The exact number of families in the U.S. who have children thanks to embryo donations isn’t known, but the two largest embryo-donation centers in the country say they are responsible for over 900 births in the last two decades. The embryo adoptions have led to a new kind of extended family, where the ties that bind are the genetics of the children who developed from a common batch of frozen embryos, and a warping of time, due to cryonic interludes of as long as two decades in some cases.

But they haven't necessarily led to diverse families. Many of the agencies that work in this space have religious affiliations. They receive federal funding and thus are not supposed to discriminate against would-be parents based on religion, sexual orientation, or age. But the agencies play the role of embryo matchmaker, letting donors choose among recipients based on occupation, education level, age, income, health history, ethnicity, sexual orientation, religious affiliation and how long a couple has been married. (All the agencies, donors and recipients I spoke with said donors don't receive monetary compensation. That could run afoul of state "baby-selling" laws. Recipients are, however, allowed to reimburse donors for embryo storage fees and medical costs.)


Because agencies identify as Christian institutions, they often attract religious donors, and many donors tend to choose families that resemble their own. That means that individuals who are single, LGBTQ or agnostic could be at a disadvantage.

Meanwhile, smaller organizations without federal grants, like Embryos Alive, are explicitly discriminating. Bonnie Bernard, its director, told me her agency didn’t deal with same-sex couples because of her personal beliefs. “As far as gays and lesbians, we don't do that…[because of] the Bible,” she said.

That said, it's still far more popular for people trying to conceive to use donor sperm or an egg than a whole embryo because they prefer at least one parent is genetically related to their future children. In 2013, the first year for which we have stats about donated embryos, there were 1,100 attempts to implant frozen donated embryos, according to the Society for Assisted Reproductive Technology, which resulted in over 400 births. There were eight times as many attempted pregnancies with donated eggs, and with a higher success rate; over half of them resulted in live births.  “When you’re giving up an embryo—particularly for a couple that’s had a child—that embryo is a potential sibling to their child,” said Dr. Marcelle Cedars, the director of the University of California, San Francisco Center for Reproductive Health. “The psychosocial relationship of the donor and recipient is very different with a gamete [an egg or sperm cell] versus an embryo. There is much more widespread donation of eggs and sperm.”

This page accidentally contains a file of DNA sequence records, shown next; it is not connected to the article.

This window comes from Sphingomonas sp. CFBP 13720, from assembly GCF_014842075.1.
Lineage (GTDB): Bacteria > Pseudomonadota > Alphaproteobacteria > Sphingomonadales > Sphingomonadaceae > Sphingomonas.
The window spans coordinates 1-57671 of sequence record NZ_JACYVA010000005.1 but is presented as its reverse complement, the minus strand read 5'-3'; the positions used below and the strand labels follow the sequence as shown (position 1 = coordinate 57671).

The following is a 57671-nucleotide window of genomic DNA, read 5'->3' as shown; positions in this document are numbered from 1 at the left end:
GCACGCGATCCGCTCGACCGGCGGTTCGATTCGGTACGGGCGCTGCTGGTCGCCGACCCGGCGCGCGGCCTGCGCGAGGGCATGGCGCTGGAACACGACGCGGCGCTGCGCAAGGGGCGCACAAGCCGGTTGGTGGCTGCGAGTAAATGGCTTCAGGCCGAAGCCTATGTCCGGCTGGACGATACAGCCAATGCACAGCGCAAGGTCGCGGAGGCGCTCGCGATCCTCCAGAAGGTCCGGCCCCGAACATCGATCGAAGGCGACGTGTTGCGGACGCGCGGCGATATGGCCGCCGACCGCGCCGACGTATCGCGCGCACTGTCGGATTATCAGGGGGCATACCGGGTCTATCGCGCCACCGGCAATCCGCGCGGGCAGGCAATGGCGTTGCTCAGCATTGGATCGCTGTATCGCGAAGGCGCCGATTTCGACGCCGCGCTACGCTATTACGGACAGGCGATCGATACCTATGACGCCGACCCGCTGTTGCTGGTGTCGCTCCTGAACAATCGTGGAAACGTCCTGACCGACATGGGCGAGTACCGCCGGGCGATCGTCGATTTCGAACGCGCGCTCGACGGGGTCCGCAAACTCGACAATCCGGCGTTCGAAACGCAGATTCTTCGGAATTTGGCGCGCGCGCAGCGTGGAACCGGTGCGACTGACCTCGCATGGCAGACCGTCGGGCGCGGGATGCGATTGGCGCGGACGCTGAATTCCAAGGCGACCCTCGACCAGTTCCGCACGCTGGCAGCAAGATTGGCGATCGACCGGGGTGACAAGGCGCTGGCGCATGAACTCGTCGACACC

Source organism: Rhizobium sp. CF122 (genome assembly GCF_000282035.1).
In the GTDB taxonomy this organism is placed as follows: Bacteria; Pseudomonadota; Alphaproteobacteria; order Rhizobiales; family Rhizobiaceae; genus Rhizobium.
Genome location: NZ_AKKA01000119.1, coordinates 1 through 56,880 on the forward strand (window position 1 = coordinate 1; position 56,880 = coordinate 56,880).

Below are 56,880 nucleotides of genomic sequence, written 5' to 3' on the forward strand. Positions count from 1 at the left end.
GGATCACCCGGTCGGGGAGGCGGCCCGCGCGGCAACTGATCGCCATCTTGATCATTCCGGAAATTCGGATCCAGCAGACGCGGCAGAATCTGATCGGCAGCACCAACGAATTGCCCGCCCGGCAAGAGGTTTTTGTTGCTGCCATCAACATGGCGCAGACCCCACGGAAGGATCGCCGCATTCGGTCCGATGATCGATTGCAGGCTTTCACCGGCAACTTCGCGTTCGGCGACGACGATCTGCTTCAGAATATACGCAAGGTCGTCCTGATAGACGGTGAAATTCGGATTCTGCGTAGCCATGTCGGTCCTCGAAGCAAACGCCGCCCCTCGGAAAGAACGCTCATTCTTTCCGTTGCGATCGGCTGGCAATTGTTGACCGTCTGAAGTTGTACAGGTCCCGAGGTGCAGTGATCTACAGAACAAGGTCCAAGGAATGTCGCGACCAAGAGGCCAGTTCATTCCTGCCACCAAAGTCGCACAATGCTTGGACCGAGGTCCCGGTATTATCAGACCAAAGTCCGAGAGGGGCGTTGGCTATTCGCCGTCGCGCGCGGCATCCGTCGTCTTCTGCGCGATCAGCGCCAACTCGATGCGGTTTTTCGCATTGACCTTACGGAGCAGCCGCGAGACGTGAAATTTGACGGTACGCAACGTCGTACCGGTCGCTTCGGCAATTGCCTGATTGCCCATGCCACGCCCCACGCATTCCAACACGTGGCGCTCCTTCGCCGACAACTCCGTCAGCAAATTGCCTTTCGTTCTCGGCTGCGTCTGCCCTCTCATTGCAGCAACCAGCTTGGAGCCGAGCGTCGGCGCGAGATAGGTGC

A decade after they did IVF, Angela and Alan Taylor decided it was time to take their remaining eight embryos out of frozen limbo. They contacted Nightlight Christian Adoptions' Snowflakes Embryo Adoption program and started the process of getting certified as donors. Nighlight, like other embryo "adoption" agencies, tries to keep all embryos together, to increase the chances that any future children will grow up in the same family. The Taylors knew they didn't want any more children, but parting with the embryos was harder than Angela Taylor had imagined.

Around the same time, the Granadoses were discovering they might not be able to have a second child. Jennie Granados was diagnosed with low ovarian reserve, a condition in which the ovaries’ pool of viable eggs are severely diminished. She only had a five percent chance of conceiving, so they began considering adopting through Bethany Christian Services. But Granados felt guilty because she already had a child, while other couples waiting to adopt a baby didn’t. After hearing this, a friend who’d adopted two children through the same agency told her that the Christian adoption agency also had an “embryo adoption" option. Granados was intrigued.


Jennie and Richard Granados, with their two children Abel and Ricky. Photo courtesy of Jennie Granados.